Improved water storage estimates within the North China Plain by assimilating GRACE data into the CABLE model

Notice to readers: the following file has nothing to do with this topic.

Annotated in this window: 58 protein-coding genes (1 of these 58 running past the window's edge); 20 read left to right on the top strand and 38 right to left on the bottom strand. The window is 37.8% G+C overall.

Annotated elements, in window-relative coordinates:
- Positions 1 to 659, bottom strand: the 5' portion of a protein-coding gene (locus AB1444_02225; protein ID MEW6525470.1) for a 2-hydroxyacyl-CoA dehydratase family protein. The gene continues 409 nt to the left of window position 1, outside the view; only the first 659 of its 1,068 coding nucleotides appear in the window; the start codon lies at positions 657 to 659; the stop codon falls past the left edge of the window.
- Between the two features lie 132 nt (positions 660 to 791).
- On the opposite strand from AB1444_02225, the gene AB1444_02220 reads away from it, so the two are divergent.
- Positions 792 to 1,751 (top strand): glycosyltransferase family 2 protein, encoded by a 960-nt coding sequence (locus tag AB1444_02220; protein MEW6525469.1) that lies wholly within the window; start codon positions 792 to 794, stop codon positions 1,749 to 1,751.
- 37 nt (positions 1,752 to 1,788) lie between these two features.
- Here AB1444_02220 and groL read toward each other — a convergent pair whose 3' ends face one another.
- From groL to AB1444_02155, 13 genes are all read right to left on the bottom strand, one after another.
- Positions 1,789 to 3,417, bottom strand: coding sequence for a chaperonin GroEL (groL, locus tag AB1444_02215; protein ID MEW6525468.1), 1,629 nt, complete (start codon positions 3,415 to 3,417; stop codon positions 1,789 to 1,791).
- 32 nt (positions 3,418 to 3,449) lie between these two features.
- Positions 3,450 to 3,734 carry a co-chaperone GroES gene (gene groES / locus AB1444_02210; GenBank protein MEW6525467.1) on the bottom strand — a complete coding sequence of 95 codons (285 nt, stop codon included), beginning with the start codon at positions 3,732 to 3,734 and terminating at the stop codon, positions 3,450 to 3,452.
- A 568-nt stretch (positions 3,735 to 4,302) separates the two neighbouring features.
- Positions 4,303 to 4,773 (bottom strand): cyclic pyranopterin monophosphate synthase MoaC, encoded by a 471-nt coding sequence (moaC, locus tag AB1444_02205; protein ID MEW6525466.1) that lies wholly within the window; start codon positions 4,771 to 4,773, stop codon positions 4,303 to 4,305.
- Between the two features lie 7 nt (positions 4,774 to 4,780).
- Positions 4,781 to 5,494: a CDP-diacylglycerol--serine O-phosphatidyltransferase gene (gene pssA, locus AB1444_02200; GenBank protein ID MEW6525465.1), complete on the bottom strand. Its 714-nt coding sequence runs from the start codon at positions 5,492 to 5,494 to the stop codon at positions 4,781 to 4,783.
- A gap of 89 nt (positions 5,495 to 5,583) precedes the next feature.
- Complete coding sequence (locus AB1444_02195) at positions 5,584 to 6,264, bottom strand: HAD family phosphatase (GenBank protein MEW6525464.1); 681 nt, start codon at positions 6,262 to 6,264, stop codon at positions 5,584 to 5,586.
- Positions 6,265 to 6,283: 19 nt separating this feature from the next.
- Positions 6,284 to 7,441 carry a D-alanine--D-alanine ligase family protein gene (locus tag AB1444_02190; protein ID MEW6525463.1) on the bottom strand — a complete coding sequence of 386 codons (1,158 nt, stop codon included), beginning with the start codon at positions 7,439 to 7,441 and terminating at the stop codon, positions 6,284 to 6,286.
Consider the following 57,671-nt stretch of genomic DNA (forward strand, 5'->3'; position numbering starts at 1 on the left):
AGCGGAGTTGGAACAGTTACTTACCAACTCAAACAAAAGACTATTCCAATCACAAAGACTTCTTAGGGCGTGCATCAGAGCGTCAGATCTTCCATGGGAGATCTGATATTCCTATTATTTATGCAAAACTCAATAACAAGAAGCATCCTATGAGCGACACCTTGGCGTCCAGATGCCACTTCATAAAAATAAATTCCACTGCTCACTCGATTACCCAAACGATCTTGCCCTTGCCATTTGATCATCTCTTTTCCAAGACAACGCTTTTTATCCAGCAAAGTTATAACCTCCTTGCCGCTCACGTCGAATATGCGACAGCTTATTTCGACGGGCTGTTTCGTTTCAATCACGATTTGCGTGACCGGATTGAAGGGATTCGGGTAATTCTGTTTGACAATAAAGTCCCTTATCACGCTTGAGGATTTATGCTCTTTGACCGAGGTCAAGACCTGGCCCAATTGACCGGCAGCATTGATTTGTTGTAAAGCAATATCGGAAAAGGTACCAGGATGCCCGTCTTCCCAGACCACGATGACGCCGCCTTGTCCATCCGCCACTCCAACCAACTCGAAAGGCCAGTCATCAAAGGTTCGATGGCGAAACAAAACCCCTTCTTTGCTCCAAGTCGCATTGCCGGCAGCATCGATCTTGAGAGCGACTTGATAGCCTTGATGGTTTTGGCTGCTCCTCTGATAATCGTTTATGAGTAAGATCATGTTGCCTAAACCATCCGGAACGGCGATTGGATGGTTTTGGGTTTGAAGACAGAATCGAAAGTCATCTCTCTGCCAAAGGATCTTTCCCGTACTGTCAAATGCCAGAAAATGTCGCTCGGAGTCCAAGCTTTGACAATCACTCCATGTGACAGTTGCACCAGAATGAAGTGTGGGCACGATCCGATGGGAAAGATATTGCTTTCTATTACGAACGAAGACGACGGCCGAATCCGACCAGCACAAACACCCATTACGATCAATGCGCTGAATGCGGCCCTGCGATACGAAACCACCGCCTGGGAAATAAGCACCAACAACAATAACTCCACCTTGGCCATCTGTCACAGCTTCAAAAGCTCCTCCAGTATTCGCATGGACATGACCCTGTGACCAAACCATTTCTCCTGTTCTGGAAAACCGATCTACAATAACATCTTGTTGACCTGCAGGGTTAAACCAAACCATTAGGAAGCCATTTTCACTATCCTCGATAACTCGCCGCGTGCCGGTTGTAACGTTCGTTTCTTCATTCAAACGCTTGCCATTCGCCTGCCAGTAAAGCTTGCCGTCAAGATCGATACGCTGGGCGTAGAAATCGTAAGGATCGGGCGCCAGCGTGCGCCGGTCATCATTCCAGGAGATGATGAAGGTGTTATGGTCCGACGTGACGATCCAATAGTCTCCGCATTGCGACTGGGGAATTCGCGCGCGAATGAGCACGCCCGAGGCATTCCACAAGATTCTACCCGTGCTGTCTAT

As one of the most important crop-producing bases, the North China Plain (NCP) has suffered serious groundwater depletion due to drying climate and intensive human activities. An accurate estimation of groundwater storage (GWS) is of great importance for the sustainable development of local society and region's economy. This study investigates a methodology to determine improved GWS variation throughout the NCP based on assimilation of terrestrial water storage (TWS) data from the Gravity Recovery and Climate Experiment (GRACE) data into the Community Atmosphere Biosphere Land Exchange (CABLE) model. We found that the CABLE model is not able to compute the prolonged decrease (and accelerated since 2013) in the GWS change around the southwestern region of the NCP where major cities are located. The model incorrectly characterizes the spatial patterns of interannual and annual changes of water storage variation, mainly caused by errors in the precipitation forcing data. The interannual TWS change is indicative of GWS, while the observed seasonal variation is primarily that of root-zone soil moisture. The GRACE data assimilation most effectively improves GWS computation. The GWS assimilation results were validated against a total of 156 in-situ groundwater level data in the NCP. Compared to the model computation, there was a significant improvement in terms of cross correlation, on average, from 0.12 (before assimilation) to 0.54 (after assimilation). This study demonstrates the effectiveness of GRACE data assimilation toward reliable estimation of ground water storage variation in the NCP, and its promise to quantify the potential implication of water supply from the South-to-North Water Transfer Project within the NCP.